Doug Block (shown at right, more currently, and below with wife and daughter a decade ago) gave us one of the seminal family-with-secrets documentar-ies 51 Birch Street. (Andrew Jarecki's fine Capturing the Friedmans came two years earlier, but Birch Street beat it out in terms of sheer surprise, exposé and the underside of "normalcy." This year's wonderful Phyllis and Harold, by Cindy Kleine, continues the trend.) Unlike his Birch Street story, however, Block's Kids has nary a "gotcha" moment. No "mystery" is revealed -- except maybe another interesting look at those mysteries we call life and family.
Peter Pan complex also gets a mention, and indeed may have been one of the subconscious reasons he embarked upon this film, but it receives no further exploration from the filmmaker. You can only do so much in one 92-minute movie.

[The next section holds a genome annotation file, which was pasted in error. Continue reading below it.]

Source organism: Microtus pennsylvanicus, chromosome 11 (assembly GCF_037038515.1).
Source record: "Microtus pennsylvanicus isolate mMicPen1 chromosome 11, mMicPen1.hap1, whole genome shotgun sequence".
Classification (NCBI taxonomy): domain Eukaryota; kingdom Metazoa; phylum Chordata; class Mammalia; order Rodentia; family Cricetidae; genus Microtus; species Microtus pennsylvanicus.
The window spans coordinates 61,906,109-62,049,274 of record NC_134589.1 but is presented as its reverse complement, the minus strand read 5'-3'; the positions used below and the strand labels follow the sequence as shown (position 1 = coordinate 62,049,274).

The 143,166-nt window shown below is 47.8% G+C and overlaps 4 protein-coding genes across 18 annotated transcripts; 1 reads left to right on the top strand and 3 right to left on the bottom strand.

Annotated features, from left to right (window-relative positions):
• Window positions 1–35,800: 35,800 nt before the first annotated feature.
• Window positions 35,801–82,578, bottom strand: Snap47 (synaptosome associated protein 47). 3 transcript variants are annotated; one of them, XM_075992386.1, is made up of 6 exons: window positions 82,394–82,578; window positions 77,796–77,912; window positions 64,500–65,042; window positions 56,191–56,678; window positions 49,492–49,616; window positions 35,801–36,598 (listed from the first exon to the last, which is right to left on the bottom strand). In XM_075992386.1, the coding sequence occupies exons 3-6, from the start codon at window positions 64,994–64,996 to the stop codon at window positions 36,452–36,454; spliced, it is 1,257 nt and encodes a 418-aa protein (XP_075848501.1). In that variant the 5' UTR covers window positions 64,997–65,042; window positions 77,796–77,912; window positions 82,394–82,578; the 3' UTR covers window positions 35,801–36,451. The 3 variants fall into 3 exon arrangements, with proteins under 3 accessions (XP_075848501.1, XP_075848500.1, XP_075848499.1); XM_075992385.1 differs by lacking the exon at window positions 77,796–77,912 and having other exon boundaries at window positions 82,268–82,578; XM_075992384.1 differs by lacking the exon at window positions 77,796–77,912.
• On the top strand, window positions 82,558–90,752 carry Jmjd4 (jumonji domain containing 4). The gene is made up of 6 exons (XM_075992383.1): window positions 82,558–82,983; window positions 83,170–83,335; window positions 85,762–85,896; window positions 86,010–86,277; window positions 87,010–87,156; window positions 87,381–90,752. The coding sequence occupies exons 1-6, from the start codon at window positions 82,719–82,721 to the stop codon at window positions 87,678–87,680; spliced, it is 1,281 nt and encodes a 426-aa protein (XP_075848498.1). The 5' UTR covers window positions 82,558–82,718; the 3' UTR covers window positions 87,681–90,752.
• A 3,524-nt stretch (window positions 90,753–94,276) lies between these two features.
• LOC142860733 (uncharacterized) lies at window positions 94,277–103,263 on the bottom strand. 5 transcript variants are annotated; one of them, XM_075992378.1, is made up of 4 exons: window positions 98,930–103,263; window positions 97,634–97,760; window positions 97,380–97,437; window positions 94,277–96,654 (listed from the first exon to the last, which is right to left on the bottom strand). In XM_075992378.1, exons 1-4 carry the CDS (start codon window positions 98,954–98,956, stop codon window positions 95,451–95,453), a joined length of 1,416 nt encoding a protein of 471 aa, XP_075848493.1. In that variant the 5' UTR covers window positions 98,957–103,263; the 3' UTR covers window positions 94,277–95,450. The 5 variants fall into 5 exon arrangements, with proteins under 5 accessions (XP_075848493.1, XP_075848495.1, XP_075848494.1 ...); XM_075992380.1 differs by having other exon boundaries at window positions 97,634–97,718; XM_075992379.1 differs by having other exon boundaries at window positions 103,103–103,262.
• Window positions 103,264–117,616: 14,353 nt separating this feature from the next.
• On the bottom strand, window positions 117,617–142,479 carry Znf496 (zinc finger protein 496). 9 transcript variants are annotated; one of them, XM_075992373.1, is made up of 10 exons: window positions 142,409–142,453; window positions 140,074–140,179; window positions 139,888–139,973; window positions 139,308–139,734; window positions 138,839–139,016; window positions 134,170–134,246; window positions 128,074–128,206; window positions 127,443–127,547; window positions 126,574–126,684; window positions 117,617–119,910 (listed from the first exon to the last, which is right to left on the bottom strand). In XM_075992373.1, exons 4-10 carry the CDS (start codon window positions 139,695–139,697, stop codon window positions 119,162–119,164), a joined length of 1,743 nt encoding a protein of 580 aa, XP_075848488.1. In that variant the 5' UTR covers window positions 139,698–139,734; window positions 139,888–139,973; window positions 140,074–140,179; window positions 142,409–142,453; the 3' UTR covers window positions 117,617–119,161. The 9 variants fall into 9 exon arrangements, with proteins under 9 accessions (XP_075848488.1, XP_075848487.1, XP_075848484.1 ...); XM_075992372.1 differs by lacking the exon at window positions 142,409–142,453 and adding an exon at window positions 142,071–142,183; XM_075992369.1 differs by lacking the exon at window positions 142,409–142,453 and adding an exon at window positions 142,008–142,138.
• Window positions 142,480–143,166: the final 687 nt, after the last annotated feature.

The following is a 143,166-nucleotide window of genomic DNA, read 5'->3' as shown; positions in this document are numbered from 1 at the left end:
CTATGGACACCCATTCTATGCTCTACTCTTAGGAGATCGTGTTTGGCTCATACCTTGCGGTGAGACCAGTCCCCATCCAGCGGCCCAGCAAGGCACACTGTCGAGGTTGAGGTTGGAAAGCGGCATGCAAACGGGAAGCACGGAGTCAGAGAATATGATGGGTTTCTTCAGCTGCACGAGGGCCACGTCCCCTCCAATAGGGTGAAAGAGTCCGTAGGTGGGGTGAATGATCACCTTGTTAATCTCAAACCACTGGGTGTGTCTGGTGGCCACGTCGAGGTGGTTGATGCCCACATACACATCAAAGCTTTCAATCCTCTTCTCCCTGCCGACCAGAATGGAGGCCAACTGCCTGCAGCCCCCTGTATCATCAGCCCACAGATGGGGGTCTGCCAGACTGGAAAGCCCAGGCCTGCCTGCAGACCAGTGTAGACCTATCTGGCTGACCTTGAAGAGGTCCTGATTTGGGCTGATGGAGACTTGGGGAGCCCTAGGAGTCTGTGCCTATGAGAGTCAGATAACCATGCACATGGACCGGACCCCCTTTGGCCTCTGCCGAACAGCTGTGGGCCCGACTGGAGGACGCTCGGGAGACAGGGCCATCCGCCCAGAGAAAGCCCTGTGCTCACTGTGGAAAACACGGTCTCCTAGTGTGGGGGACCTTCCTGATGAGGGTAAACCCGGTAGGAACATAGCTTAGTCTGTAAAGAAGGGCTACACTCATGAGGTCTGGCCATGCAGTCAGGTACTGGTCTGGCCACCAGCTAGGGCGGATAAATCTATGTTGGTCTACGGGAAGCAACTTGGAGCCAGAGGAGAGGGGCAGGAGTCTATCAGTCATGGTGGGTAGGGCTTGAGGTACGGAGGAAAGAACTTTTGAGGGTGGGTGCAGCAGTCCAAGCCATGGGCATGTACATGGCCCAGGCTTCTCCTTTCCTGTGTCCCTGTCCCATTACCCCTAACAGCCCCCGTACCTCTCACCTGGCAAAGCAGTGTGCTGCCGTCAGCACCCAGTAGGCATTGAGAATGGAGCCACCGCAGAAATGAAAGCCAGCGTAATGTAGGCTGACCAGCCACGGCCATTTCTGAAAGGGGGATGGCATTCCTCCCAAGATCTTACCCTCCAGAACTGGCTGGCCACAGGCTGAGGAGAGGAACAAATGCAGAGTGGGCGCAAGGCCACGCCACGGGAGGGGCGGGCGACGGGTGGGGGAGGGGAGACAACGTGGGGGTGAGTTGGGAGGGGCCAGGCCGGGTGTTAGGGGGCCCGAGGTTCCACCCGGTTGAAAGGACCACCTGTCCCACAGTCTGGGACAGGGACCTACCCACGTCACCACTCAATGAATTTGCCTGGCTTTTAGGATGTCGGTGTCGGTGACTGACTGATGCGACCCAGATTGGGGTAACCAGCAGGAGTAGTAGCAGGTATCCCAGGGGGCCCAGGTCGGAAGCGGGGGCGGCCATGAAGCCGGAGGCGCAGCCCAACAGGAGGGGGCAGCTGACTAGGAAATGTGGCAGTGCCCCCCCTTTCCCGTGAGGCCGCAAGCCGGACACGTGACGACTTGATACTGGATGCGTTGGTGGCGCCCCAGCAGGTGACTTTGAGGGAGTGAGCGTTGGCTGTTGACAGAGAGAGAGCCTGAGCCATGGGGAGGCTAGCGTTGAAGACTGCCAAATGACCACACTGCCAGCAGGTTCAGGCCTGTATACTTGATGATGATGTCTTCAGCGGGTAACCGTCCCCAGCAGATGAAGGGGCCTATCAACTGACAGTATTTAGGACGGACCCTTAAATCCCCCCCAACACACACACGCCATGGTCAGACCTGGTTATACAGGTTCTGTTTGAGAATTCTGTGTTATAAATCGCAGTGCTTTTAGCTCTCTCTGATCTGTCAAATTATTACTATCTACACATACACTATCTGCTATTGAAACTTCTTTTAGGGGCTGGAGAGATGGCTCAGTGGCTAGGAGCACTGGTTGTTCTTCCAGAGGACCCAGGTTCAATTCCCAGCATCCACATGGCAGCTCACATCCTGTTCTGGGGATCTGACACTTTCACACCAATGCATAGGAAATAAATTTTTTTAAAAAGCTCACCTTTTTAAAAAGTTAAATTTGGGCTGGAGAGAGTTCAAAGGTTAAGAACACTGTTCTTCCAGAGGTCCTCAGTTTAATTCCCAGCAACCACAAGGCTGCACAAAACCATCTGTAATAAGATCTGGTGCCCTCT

Maeve O'Boyle): scenes of daughter Lucy traveling in a car -- one moment she's a little girl, the next a young woman. This makes an amusing, near-shocking visual equivalent of how quickly kids seem to grow up. Later, at Lucy's school, a pile of catsup packets from her locker takes on a wonderful, strange resonance.
We see and hear from the father who was at the center of 51 Birch Street, and his new wife/ex-secretary, as well as from the filmmaker's sisters and Lucy's half-brother. Together the documentary and its people bring up everything from life and parenting to loss, aging and death -- calling the film's viewers, as well as themselves, to account for their failures and successes. Finally, The Kids Grow Up questions, intentionally or not, the very point and worth of the documentary film as a route to truth. (Daniel Burman's lovely Argentine film, Empty Nest -- more allusive and artful -- deals with some of these same issues but in narrative form. See it if you haven't already: It can be streamed now via Netflix.)
The Kids Grow Up begins its theatrical run on Friday, October 29, at New York City's Angelika Film Center and will open in Los Angeles at Laemmle's Sunset 5 on November 12.